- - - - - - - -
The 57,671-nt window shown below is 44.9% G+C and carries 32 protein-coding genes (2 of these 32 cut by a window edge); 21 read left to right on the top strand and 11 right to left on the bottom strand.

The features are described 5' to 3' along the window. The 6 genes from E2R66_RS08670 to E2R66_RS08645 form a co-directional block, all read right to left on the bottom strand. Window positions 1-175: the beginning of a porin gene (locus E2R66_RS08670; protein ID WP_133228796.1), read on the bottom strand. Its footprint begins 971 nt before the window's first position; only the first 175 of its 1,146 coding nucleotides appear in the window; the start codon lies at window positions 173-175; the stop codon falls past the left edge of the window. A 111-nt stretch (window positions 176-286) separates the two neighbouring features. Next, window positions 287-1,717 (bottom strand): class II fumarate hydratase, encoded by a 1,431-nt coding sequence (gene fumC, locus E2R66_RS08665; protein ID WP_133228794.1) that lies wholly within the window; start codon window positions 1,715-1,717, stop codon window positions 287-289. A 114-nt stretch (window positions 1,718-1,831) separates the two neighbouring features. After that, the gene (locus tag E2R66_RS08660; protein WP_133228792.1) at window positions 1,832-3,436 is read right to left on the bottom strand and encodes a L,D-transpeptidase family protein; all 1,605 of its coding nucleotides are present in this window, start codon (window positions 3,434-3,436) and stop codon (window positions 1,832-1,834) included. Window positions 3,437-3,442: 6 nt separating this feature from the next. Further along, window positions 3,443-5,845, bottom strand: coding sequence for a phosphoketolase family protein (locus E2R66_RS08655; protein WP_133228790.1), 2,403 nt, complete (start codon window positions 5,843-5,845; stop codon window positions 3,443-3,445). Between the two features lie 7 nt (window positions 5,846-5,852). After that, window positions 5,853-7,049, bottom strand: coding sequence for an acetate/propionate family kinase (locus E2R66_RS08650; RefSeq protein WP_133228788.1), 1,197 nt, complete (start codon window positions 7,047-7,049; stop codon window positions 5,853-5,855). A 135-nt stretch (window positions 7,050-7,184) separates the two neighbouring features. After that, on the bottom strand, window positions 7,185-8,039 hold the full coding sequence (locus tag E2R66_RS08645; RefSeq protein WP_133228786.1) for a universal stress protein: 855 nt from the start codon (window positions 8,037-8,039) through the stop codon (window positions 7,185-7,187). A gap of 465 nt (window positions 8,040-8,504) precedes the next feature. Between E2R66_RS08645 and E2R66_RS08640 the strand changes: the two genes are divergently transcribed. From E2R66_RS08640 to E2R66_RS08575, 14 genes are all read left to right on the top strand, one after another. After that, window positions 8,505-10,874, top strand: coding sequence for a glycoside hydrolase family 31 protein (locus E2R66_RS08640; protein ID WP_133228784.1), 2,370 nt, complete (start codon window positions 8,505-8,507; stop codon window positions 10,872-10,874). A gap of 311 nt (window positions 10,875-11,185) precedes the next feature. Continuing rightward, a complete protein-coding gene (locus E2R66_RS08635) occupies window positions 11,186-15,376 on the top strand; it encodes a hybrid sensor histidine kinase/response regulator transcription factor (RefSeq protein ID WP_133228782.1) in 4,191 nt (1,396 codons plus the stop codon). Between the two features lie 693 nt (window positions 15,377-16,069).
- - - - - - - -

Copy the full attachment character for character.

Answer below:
The 57,671-nt window shown below is 44.9% G+C and carries 32 protein-coding genes (2 of these 32 cut by a window edge); 21 read left to right on the top strand and 11 right to left on the bottom strand.

The features are described 5' to 3' along the window. The 6 genes from E2R66_RS08670 to E2R66_RS08645 form a co-directional block, all read right to left on the bottom strand. Window positions 1-175: the beginning of a porin gene (locus E2R66_RS08670; protein ID WP_133228796.1), read on the bottom strand. Its footprint begins 971 nt before the window's first position; only the first 175 of its 1,146 coding nucleotides appear in the window; the start codon lies at window positions 173-175; the stop codon falls past the left edge of the window. A 111-nt stretch (window positions 176-286) separates the two neighbouring features. Next, window positions 287-1,717 (bottom strand): class II fumarate hydratase, encoded by a 1,431-nt coding sequence (gene fumC, locus E2R66_RS08665; protein ID WP_133228794.1) that lies wholly within the window; start codon window positions 1,715-1,717, stop codon window positions 287-289. A 114-nt stretch (window positions 1,718-1,831) separates the two neighbouring features. After that, the gene (locus tag E2R66_RS08660; protein WP_133228792.1) at window positions 1,832-3,436 is read right to left on the bottom strand and encodes a L,D-transpeptidase family protein; all 1,605 of its coding nucleotides are present in this window, start codon (window positions 3,434-3,436) and stop codon (window positions 1,832-1,834) included. Window positions 3,437-3,442: 6 nt separating this feature from the next. Further along, window positions 3,443-5,845, bottom strand: coding sequence for a phosphoketolase family protein (locus E2R66_RS08655; protein WP_133228790.1), 2,403 nt, complete (start codon window positions 5,843-5,845; stop codon window positions 3,443-3,445). Between the two features lie 7 nt (window positions 5,846-5,852). After that, window positions 5,853-7,049, bottom strand: coding sequence for an acetate/propionate family kinase (locus E2R66_RS08650; RefSeq protein WP_133228788.1), 1,197 nt, complete (start codon window positions 7,047-7,049; stop codon window positions 5,853-5,855). A 135-nt stretch (window positions 7,050-7,184) separates the two neighbouring features. After that, on the bottom strand, window positions 7,185-8,039 hold the full coding sequence (locus tag E2R66_RS08645; RefSeq protein WP_133228786.1) for a universal stress protein: 855 nt from the start codon (window positions 8,037-8,039) through the stop codon (window positions 7,185-7,187). A gap of 465 nt (window positions 8,040-8,504) precedes the next feature. Between E2R66_RS08645 and E2R66_RS08640 the strand changes: the two genes are divergently transcribed. From E2R66_RS08640 to E2R66_RS08575, 14 genes are all read left to right on the top strand, one after another. After that, window positions 8,505-10,874, top strand: coding sequence for a glycoside hydrolase family 31 protein (locus E2R66_RS08640; protein ID WP_133228784.1), 2,370 nt, complete (start codon window positions 8,505-8,507; stop codon window positions 10,872-10,874). A gap of 311 nt (window positions 10,875-11,185) precedes the next feature. Continuing rightward, a complete protein-coding gene (locus E2R66_RS08635) occupies window positions 11,186-15,376 on the top strand; it encodes a hybrid sensor histidine kinase/response regulator transcription factor (RefSeq protein ID WP_133228782.1) in 4,191 nt (1,396 codons plus the stop codon). Between the two features lie 693 nt (window positions 15,377-16,069).